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O'Bannon v NCAA ~ and JC Athletics

Posted: 08/13/2014 9:21 AM

O'Bannon v NCAA ~ and JC Athletics 

On August 8th, Judge Claudia Wilken published a very precise ruling on the matter of what intercollegiate associations can regulate as to funds athletes may receive. Her main focus ended up being on incidental expenses associated with student life; her ruling now permits student-athletes to generate compensable activity for those.

Her ruling is 99 pages, but is very well written, and worth reading:!Invesit...ANNONRULING.pdf

Nowhere do the Judge or the parties extend this beyond NCAA, but it seems apparent this extension would be granted to future plaintiffs beyond the NCAA --this is a Federal Court ruling, after all.

And since one major topic of interest in JC Football is housing out-of-district student-athletes, I recommend we all understand what the O'Bannon case actually says.

I think this is especially important in how any changes in current practices will affect parity among contending teams. This should not end up being a reward for the elites and result in non-competitive conference football.
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Posted: 08/13/2014 8:05 PM

Re: O'Bannon v NCAA ~ and JC Athletics 

So the formula will be based on the federal formula used to calulate "cost of attendance" for each university/college, and the spending stipend for athletes will be based on unmet need. For example, UCLA and USC have student budgets calculated at different amounts due to the higher tuition at SC . . . The unmet need will probably be about the same due to the formula guidelines used by the DOE . . . Also, the cost of attendance will vary from large city locations vs rural locations, but again, the unmet need will stay approximately the same . . . Now if a scholarship and financial aid package is under the total budget (cost of attendance), the remaining unmet need can be used for a spending stipend, this amount cannot exceed the total budget. For example, in 2014-15 the undergraduate budget at UCLA is $33,000 for on-campus living, and if the athletic scholarship, FA award, and any other resources add up to less than COA (say $29,500), then the wiggle room is $3,500 that could be used as a paid stipend to student-athletes . . .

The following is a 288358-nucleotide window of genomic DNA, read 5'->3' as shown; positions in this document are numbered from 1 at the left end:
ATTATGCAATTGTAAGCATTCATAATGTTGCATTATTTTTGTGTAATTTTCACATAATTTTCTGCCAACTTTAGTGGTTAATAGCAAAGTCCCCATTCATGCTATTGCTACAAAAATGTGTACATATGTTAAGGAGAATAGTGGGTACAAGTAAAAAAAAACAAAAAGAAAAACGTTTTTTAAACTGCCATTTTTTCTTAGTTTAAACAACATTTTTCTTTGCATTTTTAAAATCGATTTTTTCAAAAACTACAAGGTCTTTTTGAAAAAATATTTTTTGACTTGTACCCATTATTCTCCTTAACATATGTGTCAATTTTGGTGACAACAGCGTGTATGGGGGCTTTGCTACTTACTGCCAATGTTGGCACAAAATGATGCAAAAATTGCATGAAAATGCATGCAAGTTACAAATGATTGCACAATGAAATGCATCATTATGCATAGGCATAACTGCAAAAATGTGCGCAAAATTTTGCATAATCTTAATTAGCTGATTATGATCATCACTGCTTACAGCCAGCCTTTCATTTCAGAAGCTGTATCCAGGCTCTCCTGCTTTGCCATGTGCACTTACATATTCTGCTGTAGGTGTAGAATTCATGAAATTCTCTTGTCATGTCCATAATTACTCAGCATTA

The first chapter of this "student-athlete stipend" has yet to be written, but I'm sure as the story unfolds in years to come, there shall be some interesting stories and tales that will provide for some good reading . . .

Last edited 08/14/2014 7:23 AM by diablos06

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Posted: 08/13/2014 10:03 PM

Re: O'Bannon v NCAA ~ and JC Athletics 

Your selection of examples and your analysis of their probable applications reflects careful reading of the judicial decision --I think what we need to project here is how any of this will translate to the very large number of programs whose schools really struggle with the annual $$ bottom line. The super schools with media money exist in a different reality.

If any of this comes to the JC level, I think the Judge's "incidental expenses" would come to mean that community college student athletes could pursue making legitimate ends meet in their own ways --but these players do not have the markets available to Ed O'Bannon. Schools with active alum groups will certainly help their players do this --but what about the majority of schools with very little alum and community support? It seems to me that if the O'Bannon decision had been on the books, everything in the Bakersfield sanction case would have been allowable. I wonder if the KCCD attorneys can attach the O'Bannon decision now?

Mostly what concerns me is how the entire roster of SCFA and NCFA programs can remain operable with some semblance of competitive on-field product.

Last edited 08/13/2014 10:05 PM by glenpark

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Posted: 08/14/2014 9:47 AM

Re: O'Bannon v NCAA ~ and JC Athletics 

It definitely is an interesting subject Glen. That could create an advantage for the better supported teams.
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